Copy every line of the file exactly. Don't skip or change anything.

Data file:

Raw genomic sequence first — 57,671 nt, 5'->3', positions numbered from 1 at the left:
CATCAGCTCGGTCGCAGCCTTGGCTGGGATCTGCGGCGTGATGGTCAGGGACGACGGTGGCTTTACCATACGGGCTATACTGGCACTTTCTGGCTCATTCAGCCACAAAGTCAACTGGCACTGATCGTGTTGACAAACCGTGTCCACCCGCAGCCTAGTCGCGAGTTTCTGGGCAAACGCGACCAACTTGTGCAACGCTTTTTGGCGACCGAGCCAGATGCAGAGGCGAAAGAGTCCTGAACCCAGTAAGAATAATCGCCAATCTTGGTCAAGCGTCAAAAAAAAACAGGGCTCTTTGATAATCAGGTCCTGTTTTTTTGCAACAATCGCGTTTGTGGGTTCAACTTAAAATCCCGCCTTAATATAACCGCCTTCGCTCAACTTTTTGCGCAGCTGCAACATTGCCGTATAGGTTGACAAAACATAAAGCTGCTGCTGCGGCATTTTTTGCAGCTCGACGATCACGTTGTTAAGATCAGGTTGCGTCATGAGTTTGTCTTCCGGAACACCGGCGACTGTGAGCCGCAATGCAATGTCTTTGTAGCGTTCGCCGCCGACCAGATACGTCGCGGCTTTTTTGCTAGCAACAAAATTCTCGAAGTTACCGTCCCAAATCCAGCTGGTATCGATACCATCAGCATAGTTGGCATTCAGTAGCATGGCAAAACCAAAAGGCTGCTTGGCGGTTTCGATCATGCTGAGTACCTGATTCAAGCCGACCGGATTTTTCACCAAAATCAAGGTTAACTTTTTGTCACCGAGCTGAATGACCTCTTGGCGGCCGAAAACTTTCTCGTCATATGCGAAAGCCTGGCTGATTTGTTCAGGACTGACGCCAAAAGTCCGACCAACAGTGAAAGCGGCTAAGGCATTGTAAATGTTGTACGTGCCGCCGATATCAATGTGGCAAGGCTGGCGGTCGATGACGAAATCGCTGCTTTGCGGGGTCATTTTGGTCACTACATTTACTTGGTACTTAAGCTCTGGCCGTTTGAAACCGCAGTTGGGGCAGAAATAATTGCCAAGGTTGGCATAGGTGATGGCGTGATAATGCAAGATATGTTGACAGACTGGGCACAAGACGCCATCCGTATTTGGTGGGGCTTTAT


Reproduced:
Raw genomic sequence first — 57,671 nt, 5'->3', positions numbered from 1 at the left:
CATCAGCTCGGTCGCAGCCTTGGCTGGGATCTGCGGCGTGATGGTCAGGGACGACGGTGGCTTTACCATACGGGCTATACTGGCACTTTCTGGCTCATTCAGCCACAAAGTCAACTGGCACTGATCGTGTTGACAAACCGTGTCCACCCGCAGCCTAGTCGCGAGTTTCTGGGCAAACGCGACCAACTTGTGCAACGCTTTTTGGCGACCGAGCCAGATGCAGAGGCGAAAGAGTCCTGAACCCAGTAAGAATAATCGCCAATCTTGGTCAAGCGTCAAAAAAAAACAGGGCTCTTTGATAATCAGGTCCTGTTTTTTTGCAACAATCGCGTTTGTGGGTTCAACTTAAAATCCCGCCTTAATATAACCGCCTTCGCTCAACTTTTTGCGCAGCTGCAACATTGCCGTATAGGTTGACAAAACATAAAGCTGCTGCTGCGGCATTTTTTGCAGCTCGACGATCACGTTGTTAAGATCAGGTTGCGTCATGAGTTTGTCTTCCGGAACACCGGCGACTGTGAGCCGCAATGCAATGTCTTTGTAGCGTTCGCCGCCGACCAGATACGTCGCGGCTTTTTTGCTAGCAACAAAATTCTCGAAGTTACCGTCCCAAATCCAGCTGGTATCGATACCATCAGCATAGTTGGCATTCAGTAGCATGGCAAAACCAAAAGGCTGCTTGGCGGTTTCGATCATGCTGAGTACCTGATTCAAGCCGACCGGATTTTTCACCAAAATCAAGGTTAACTTTTTGTCACCGAGCTGAATGACCTCTTGGCGGCCGAAAACTTTCTCGTCATATGCGAAAGCCTGGCTGATTTGTTCAGGACTGACGCCAAAAGTCCGACCAACAGTGAAAGCGGCTAAGGCATTGTAAATGTTGTACGTGCCGCCGATATCAATGTGGCAAGGCTGGCGGTCGATGACGAAATCGCTGCTTTGCGGGGTCATTTTGGTCACTACATTTACTTGGTACTTAAGCTCTGGCCGTTTGAAACCGCAGTTGGGGCAGAAATAATTGCCAAGGTTGGCATAGGTGATGGCGTGATAATGCAAGATATGTTGACAGACTGGGCACAAGACGCCATCCGTATTTGGTGGGGCTTTAT